It’s a perfectly decent book if you don’t mind occasional graphic moments. And they are merely moments. The writing was, frankly, a bit dull.  Gustav is the son of the cold, repressed mother and a heroic father who destroys his career falsifying police documents to allow Jews into Switzerland. Gustav, after avoiding intimacy as an adult by throwing himself heart and soul into his hotel business,  grows up to find happiness in a loving relationship with another man–the man who has been his best friend since kindergarten. I was happy for them–it seemed to be a kind, loving relationship in which they could both grow old.

Gustav is a man anyone would love–caring and gentle–he even makes time for his late father’s lover and to play Gin Rummy with an old British guy.  That kind of good guy.  But he keeps his sexual urges subdued thru overwork.  Anton is crushed by parental expectations but, he too is likeable, if only because of the burden he carries of trying to conquer his problem of performing on stage as brilliantly as he does in private. Both deserve a happy home life and caring partner. I was glad they found each other again.

In terms of the story, however, I was sorry that Erich’s work on behalf of the Jews was such a minor part of the book and that his extra-marital affair was such a big part of it. How much better to have heard more about his sympathy for the fleeing Jews than about his enjoyment of  his mistress.

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What I didn’t Like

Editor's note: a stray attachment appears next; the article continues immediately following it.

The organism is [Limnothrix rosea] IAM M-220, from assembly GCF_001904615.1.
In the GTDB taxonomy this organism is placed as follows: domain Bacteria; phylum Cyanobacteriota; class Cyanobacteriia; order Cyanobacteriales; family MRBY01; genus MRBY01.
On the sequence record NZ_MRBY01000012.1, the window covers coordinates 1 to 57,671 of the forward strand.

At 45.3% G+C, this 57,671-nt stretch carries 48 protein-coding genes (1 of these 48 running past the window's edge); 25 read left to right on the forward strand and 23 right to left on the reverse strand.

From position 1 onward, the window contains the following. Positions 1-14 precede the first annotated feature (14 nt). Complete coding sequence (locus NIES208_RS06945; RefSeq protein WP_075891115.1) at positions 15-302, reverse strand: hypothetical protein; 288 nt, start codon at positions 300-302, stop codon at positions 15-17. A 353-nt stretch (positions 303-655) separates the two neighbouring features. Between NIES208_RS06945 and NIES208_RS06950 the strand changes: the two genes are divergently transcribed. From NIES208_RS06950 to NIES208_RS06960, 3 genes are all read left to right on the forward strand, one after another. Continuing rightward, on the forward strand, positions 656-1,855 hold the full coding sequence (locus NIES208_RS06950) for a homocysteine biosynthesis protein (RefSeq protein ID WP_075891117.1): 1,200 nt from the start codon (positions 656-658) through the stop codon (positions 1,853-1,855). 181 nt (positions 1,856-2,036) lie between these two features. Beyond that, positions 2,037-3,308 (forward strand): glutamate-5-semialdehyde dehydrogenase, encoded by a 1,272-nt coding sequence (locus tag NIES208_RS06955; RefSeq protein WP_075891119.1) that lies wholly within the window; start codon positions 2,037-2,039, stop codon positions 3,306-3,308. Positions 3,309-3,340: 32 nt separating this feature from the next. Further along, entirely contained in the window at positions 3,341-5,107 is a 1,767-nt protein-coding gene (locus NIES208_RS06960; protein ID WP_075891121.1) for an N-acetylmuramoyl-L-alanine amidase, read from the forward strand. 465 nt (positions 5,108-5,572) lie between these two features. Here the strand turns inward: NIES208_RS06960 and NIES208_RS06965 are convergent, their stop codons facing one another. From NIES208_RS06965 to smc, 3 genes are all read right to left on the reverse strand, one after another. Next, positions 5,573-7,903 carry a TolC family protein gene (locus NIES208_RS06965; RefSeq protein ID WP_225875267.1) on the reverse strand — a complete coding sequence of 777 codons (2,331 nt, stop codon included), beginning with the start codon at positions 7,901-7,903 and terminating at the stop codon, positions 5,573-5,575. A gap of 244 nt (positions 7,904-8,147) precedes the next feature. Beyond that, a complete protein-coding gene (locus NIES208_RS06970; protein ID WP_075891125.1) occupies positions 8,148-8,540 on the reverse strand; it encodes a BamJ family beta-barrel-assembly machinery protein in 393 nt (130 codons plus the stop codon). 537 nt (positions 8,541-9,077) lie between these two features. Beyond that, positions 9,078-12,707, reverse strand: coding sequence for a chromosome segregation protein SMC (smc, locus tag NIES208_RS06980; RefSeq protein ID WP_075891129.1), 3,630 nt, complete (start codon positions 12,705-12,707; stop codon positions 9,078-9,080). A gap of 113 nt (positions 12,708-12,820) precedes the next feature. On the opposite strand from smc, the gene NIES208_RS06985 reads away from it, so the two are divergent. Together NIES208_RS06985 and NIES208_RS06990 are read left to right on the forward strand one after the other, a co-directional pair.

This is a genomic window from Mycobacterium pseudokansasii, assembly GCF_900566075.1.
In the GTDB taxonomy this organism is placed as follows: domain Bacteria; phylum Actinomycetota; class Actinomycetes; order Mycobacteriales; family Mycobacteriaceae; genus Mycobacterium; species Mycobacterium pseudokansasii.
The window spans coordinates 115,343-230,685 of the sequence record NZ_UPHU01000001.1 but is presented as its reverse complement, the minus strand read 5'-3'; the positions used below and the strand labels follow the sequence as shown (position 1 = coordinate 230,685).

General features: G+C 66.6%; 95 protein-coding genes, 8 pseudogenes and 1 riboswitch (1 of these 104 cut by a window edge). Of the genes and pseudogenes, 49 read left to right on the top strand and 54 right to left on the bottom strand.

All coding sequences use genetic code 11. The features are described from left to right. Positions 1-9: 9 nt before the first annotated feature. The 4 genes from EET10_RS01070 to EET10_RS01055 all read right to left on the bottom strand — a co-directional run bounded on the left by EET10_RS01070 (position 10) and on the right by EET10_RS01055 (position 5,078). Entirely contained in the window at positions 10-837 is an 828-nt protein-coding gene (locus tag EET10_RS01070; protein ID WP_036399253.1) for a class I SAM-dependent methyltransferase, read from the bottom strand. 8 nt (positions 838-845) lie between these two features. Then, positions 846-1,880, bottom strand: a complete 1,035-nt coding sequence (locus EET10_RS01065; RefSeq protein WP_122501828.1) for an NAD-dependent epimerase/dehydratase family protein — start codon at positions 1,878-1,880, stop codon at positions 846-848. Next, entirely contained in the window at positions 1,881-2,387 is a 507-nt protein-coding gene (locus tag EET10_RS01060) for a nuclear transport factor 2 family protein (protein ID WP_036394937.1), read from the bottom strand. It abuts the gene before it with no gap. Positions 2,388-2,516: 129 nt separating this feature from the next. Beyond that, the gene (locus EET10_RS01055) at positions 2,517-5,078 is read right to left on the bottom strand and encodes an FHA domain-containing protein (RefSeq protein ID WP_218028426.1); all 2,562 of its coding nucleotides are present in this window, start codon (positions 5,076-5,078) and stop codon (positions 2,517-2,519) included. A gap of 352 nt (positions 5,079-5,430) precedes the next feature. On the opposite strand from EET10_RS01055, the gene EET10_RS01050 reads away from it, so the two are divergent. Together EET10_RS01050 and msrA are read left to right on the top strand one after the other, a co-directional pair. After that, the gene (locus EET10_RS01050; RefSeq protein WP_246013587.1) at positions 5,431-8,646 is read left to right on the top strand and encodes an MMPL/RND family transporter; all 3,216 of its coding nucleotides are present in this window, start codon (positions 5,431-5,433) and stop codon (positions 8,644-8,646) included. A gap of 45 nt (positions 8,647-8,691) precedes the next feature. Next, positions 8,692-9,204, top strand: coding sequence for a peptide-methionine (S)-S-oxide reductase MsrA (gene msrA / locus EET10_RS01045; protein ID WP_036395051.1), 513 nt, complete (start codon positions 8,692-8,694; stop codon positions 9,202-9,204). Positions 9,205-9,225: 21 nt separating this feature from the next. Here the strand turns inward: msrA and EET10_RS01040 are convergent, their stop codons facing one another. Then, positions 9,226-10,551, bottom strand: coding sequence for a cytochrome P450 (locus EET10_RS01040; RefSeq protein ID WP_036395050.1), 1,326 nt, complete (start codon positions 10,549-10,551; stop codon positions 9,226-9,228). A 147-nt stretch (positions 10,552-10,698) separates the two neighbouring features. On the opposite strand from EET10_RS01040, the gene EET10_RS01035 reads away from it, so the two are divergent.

Keeping in mind the “breathtakingly radiant” comment in the review I read–the review that made me read the book,  I have to ask: Did the Amazon blurb writer even READ the book?  Why, why, why was an attempted child molestation considered “necessary’ to this story??? How is that “breathtakingly radiant?” I really had a huge moment of cognitive dissonance here thanks to that review. I don’t normally use the words “beautiful” or “radiant” to describe attempting to force sex on a child.

I could put up with masturbation and exuberant man-on-woman oral sex–those or even a still-horny guy sniffing the sheets he’s just made love on to retain his gal’s scent–these, while icky, are at least “ordinary” (and fleeting) and this was the story of “ordinary” people living “ordinary” lives. Ordinary people in ordinary lives have sex in and outside of marriage or, if they don’t, they give themselves pleasure, hopefully, in private. Ordinary. Molestation, even just attempted, is not ordinary.

I really can’t believe anyone thinks sticking a random attempt to molest a child–even a fictional child–helps build interest in the story or the characters. Shock? It no longer “shocks” me to read crap like this.  It just makes me roll my eyes at the predictability of a really awful and distressing sex act in so many well reviewed, best selling novel today.  For example, this is the second book in a row  I’ve read featuring a brief scene of a man admitting he was enjoying inflicting a little pain on a woman during intercourse. While honest, its not exactly a “radiantly beautiful.” emotion–is it? Though, truly, I can’t decide which of the three, masturbation or vivid oral sex or liking inflicting pain,  is the new “It” scene (like the It Girl) required for novel to be published right now.  As a writer this really troubles me. I don’t want to inflict this sort of thing on my readers, but I do want my books published.